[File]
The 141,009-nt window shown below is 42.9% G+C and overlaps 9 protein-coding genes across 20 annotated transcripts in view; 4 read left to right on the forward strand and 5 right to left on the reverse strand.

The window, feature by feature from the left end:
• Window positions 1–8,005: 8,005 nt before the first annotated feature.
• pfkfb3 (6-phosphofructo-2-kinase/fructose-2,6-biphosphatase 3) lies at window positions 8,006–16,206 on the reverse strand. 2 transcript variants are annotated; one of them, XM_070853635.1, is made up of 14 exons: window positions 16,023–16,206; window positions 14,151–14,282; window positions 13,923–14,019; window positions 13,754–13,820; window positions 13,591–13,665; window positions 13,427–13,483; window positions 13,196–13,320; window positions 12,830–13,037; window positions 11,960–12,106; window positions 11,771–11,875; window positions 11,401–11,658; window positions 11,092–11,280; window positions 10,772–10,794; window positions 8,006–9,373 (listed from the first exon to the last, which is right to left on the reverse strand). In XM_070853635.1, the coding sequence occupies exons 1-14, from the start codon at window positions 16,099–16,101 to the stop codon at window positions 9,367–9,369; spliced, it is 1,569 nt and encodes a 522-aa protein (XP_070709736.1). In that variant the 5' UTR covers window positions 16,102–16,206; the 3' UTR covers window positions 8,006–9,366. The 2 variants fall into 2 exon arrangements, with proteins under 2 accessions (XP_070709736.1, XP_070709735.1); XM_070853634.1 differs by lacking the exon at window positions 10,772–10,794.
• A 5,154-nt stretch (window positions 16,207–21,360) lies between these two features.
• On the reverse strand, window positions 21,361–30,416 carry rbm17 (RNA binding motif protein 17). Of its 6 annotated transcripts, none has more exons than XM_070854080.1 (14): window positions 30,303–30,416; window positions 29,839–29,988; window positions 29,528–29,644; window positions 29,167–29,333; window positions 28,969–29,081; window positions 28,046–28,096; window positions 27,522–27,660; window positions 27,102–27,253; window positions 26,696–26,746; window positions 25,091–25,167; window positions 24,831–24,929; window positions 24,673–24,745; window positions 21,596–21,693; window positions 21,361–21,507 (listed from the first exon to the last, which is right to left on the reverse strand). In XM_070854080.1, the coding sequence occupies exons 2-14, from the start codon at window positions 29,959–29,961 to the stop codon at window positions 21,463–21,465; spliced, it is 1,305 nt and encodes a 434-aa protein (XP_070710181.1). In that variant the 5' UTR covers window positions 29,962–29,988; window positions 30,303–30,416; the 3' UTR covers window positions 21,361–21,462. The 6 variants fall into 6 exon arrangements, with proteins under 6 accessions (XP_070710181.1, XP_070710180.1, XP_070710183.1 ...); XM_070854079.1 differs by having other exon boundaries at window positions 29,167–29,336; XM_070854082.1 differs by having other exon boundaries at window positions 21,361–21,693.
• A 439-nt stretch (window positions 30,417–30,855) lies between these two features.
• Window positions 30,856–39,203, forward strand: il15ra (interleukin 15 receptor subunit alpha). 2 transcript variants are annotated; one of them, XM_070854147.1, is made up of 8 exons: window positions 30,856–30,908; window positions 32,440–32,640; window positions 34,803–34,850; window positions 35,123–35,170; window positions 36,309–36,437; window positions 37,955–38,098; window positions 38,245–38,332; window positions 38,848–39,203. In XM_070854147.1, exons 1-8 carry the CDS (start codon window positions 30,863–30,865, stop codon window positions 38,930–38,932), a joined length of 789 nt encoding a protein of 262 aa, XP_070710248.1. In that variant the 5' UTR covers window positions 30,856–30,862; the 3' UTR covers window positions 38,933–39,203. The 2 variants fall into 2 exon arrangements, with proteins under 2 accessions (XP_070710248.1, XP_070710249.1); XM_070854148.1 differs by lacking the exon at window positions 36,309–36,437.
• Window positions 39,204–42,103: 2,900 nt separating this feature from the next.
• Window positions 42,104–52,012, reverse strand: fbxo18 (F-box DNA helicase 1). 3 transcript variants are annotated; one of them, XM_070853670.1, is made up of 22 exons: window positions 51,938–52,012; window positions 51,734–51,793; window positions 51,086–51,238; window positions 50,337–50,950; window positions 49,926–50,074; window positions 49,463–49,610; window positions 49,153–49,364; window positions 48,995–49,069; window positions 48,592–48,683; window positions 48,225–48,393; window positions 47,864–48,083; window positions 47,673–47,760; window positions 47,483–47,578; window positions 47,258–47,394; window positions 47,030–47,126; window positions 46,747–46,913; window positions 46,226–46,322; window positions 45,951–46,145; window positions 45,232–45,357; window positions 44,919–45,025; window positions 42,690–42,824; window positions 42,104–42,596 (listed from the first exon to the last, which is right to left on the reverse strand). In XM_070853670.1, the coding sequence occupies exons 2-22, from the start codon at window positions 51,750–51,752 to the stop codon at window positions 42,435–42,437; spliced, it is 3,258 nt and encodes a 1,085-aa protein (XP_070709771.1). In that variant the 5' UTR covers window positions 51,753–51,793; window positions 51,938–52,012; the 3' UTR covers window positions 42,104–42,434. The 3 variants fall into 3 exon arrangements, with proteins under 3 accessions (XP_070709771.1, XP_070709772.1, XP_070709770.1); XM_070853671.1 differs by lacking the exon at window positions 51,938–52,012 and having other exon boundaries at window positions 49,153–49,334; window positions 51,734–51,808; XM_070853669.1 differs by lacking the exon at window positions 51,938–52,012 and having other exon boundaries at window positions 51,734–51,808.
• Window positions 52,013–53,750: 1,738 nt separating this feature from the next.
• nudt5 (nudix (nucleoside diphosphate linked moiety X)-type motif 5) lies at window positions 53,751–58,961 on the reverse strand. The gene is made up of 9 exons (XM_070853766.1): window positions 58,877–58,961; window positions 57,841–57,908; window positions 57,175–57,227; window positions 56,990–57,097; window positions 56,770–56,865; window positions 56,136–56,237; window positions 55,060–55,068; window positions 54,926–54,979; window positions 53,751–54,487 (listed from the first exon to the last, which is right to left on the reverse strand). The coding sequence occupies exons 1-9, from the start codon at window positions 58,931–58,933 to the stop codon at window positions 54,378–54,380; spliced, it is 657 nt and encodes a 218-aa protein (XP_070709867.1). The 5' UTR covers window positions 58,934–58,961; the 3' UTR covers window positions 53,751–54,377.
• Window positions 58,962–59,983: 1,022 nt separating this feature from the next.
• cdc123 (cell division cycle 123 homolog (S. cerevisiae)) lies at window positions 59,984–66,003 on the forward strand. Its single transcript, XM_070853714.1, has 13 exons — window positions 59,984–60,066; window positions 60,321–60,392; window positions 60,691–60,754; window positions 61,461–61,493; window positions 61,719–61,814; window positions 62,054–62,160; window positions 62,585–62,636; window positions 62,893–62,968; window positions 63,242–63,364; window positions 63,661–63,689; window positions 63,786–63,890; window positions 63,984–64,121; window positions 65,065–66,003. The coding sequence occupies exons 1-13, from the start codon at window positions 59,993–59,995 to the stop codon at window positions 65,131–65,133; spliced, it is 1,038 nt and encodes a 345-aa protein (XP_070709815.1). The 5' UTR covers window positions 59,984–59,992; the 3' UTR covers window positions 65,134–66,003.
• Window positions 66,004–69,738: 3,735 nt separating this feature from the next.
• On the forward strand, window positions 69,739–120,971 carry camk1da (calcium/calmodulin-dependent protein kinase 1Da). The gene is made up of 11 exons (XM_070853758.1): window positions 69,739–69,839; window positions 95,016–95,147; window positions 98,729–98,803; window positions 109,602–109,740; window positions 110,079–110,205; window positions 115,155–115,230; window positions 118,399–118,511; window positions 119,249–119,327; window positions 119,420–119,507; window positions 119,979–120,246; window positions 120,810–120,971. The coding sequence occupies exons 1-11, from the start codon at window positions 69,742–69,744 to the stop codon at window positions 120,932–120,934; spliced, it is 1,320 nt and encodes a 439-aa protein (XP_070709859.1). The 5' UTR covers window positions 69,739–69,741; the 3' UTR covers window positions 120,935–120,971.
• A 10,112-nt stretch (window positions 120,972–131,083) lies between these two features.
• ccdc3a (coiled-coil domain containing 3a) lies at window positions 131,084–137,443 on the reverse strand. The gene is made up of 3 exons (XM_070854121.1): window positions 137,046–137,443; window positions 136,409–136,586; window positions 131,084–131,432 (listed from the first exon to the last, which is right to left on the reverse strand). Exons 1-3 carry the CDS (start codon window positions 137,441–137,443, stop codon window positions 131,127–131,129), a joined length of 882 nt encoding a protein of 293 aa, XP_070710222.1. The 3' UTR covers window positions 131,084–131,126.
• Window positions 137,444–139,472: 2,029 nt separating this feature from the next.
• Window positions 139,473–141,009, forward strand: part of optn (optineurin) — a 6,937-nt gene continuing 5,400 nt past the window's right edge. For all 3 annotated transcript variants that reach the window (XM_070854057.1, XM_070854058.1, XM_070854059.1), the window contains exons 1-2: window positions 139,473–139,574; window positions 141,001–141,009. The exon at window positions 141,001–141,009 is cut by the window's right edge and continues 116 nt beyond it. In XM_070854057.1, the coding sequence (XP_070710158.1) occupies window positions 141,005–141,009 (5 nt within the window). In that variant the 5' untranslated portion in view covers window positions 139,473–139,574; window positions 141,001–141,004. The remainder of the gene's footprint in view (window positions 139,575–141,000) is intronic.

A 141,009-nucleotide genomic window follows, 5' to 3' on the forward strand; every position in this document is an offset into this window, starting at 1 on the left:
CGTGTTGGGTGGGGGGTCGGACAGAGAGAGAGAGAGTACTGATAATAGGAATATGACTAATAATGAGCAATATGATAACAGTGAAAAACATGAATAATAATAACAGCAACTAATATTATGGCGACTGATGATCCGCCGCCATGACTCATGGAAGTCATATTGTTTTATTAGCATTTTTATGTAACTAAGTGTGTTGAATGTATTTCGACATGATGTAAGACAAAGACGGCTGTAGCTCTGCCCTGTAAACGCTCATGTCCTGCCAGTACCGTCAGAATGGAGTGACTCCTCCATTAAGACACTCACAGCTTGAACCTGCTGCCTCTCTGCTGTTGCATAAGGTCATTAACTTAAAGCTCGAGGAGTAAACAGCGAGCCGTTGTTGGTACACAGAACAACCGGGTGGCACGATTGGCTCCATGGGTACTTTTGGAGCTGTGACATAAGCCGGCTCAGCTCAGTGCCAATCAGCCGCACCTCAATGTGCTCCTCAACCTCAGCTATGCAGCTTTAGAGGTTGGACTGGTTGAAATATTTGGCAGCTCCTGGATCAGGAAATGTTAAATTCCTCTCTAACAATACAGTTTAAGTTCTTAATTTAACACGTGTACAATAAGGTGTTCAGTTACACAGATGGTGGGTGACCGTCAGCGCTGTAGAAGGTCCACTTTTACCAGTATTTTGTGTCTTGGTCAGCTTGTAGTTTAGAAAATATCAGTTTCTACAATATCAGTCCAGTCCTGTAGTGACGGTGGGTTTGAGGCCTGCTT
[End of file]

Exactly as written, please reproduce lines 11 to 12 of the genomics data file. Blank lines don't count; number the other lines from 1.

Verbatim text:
• Window positions 52,013–53,750: 1,738 nt separating this feature from the next.
• nudt5 (nudix (nucleoside diphosphate linked moiety X)-type motif 5) lies at window positions 53,751–58,961 on the reverse strand. The gene is made up of 9 exons (XM_070853766.1): window positions 58,877–58,961; window positions 57,841–57,908; window positions 57,175–57,227; window positions 56,990–57,097; window positions 56,770–56,865; window positions 56,136–56,237; window positions 55,060–55,068; window positions 54,926–54,979; window positions 53,751–54,487 (listed from the first exon to the last, which is right to left on the reverse strand). The coding sequence occupies exons 1-9, from the start codon at window positions 58,931–58,933 to the stop codon at window positions 54,378–54,380; spliced, it is 657 nt and encodes a 218-aa protein (XP_070709867.1). The 5' UTR covers window positions 58,934–58,961; the 3' UTR covers window positions 53,751–54,377.